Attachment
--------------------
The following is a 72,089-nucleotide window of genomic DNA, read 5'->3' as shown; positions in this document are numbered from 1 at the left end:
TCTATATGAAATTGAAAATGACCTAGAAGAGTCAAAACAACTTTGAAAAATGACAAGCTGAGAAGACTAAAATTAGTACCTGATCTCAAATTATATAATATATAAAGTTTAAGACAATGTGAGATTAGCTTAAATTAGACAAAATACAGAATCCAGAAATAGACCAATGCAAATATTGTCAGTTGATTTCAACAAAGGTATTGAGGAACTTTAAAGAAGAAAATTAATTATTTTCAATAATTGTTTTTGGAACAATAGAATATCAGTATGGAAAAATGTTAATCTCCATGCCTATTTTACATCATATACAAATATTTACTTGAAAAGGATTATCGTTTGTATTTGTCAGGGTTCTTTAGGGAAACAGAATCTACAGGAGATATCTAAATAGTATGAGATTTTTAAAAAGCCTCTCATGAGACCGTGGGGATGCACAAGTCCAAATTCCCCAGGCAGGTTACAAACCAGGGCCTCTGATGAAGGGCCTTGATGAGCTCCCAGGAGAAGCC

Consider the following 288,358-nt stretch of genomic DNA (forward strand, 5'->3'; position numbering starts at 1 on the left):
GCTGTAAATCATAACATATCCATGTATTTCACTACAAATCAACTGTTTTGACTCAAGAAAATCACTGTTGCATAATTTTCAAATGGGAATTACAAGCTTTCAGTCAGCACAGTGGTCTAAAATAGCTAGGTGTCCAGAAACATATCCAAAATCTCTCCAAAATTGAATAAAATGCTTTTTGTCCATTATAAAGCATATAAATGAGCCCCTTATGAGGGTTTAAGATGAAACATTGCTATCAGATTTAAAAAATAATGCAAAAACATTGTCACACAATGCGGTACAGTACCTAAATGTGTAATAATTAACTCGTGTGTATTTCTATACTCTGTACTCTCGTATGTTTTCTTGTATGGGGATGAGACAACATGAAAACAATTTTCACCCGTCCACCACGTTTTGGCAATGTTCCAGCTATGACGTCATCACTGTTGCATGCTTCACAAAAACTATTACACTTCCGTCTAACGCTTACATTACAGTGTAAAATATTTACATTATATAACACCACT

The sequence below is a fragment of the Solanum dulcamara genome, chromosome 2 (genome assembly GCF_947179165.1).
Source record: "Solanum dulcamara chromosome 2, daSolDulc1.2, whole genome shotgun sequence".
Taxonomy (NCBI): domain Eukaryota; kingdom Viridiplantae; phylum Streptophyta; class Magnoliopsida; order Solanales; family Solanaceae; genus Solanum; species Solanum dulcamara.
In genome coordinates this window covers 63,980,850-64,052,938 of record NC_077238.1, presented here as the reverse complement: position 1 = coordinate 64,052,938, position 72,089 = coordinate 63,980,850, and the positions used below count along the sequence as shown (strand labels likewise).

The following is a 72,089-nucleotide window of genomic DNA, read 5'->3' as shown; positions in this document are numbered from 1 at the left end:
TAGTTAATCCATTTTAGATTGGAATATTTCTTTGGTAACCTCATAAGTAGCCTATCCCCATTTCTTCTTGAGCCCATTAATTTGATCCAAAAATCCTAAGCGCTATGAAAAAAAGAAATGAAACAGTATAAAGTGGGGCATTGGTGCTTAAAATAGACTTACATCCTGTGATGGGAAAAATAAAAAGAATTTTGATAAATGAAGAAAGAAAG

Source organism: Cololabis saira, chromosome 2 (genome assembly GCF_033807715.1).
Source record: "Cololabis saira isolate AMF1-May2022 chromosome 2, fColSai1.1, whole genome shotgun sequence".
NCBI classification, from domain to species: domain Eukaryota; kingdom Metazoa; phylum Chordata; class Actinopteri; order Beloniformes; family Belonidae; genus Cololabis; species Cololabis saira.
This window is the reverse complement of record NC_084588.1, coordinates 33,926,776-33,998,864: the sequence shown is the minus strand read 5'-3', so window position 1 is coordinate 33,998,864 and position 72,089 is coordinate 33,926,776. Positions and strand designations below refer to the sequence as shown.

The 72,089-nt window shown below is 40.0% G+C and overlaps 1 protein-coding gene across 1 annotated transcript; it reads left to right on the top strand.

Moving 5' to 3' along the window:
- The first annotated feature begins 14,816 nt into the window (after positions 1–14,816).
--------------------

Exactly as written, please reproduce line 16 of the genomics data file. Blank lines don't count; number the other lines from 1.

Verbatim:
Moving 5' to 3' along the window: